SECURITIES AND EXCHANGE COMMISSION
Washington, D.C. 20549
Specialized Disclosure Report
SUPERIOR ENERGY SERVICES, INC.
(Exact name of registrant as specified in its charter)
(State or other jurisdiction of
incorporation or organization)
|1001 Louisiana Street, Suite 2900|
|(Address of principal executive offices)||(Zip Code)|
William B. Masters
(Name and telephone number, including area code, of the person to contact in connection with this report.)
Check the appropriate box to indicate the rule pursuant to which this form is being filed, and provide the period to which the information in this form applies:
Rule 13p-1 under the Securities and Exchange Act (17 CFR 240.13p-1) for the reporting period from January 1 to December 31, 2018.
Section 1 Conflict Minerals Disclosure
Item 1.01 Conflict Minerals Disclosure and Report
Conflict Minerals Disclosure
This is the Conflict Minerals Report of Superior Energy Services, Inc. (including its subsidiaries, the Company) for calendar year 2018 in accordance with Rule 13p-1 under the Securities Exchange Act of 1934. Please refer to Rule 13p-1, Form SD and SEC Release No. 34-67716 for definitions to the terms used in this Report, unless otherwise defined herein.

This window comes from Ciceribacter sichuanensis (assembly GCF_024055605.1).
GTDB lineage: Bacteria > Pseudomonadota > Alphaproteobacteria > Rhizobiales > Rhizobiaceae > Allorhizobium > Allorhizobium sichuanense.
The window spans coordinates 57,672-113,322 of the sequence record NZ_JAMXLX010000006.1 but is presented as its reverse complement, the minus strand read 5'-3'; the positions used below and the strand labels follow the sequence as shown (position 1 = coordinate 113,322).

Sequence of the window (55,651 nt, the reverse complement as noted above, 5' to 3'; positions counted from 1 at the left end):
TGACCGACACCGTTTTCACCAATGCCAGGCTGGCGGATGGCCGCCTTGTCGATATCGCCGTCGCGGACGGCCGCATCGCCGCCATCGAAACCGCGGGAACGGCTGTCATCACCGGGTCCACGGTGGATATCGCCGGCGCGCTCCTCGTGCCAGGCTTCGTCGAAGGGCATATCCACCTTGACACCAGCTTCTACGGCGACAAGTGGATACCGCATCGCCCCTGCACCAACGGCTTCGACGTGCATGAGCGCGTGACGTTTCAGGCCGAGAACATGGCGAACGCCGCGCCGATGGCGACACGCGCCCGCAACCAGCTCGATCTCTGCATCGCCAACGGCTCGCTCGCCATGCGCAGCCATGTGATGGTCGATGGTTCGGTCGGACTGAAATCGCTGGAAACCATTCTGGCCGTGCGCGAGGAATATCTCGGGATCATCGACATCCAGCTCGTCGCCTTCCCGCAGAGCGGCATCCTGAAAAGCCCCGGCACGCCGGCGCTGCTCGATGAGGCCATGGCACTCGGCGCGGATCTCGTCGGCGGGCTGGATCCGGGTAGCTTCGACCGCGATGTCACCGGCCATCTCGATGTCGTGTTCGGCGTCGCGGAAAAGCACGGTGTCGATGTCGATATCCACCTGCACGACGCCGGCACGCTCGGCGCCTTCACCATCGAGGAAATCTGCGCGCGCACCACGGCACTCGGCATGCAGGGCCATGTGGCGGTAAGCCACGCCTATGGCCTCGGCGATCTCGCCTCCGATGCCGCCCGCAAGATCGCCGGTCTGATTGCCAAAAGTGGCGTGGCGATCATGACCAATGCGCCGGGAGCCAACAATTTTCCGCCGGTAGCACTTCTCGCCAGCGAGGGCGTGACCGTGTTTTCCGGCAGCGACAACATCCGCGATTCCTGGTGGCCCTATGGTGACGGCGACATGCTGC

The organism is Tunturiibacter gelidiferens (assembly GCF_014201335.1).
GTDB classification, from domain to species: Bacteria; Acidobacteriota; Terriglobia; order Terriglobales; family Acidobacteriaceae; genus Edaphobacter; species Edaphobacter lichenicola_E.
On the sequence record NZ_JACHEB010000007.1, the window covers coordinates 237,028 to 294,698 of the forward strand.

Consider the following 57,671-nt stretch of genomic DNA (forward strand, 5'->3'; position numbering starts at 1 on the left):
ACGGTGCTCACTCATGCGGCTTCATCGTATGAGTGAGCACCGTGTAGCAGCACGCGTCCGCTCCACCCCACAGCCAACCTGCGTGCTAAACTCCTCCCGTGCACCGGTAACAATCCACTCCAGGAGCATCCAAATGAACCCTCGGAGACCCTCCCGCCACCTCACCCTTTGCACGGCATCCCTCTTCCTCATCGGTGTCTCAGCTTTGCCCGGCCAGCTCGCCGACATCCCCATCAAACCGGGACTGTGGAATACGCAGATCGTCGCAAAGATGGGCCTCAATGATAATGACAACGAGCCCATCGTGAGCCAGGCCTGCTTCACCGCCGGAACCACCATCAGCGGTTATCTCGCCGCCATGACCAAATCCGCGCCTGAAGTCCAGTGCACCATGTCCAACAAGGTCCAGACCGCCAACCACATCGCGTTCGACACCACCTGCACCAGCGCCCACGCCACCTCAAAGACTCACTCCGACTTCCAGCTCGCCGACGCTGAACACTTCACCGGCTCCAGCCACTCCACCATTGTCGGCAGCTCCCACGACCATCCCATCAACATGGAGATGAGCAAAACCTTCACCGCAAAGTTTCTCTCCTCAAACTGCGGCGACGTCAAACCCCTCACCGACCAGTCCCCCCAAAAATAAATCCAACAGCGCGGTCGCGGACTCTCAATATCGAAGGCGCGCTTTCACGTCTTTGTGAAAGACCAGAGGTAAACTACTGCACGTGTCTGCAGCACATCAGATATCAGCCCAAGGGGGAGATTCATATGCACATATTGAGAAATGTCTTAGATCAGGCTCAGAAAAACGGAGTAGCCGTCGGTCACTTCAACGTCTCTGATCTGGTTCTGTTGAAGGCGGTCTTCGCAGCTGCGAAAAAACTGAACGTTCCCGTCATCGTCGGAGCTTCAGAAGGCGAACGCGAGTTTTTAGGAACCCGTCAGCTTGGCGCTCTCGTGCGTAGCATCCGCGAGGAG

The Company provides a wide variety of services and products to the energy industry related to the exploration, development and production of oil and natural gas. Accordingly, the Company undertook due diligence on the source and chain of custody of conflict minerals used in manufacturing its products in 2018. For those two products which were identified through its due diligence as containing conflict minerals, the Company then performed a Reasonable Country of Origin Inquiry (RCOI) reasonably designed to determine whether such conflict minerals originated in the Democratic Republic of the Congo or an adjoining country.
In conducting its RCOI, the Company contacted those 93 suppliers who were identified in its initial supply chain risk assessment to establish the origin of the conflict minerals supplied to the Company. The Company was able to gather and review responses from 85 of its suppliers.
The Company conducted due diligence on the source and chain of custody of such conflict minerals, and has prepared the Conflict Minerals Report filed as Exhibit 1.01 to this Form SD. Based on the Companys due diligence to date, the Company has not received sufficient information from its suppliers to determine the country of origin for the conflict minerals contained in two of its products, or to confirm whether such conflict minerals were from recycled or scrap sources.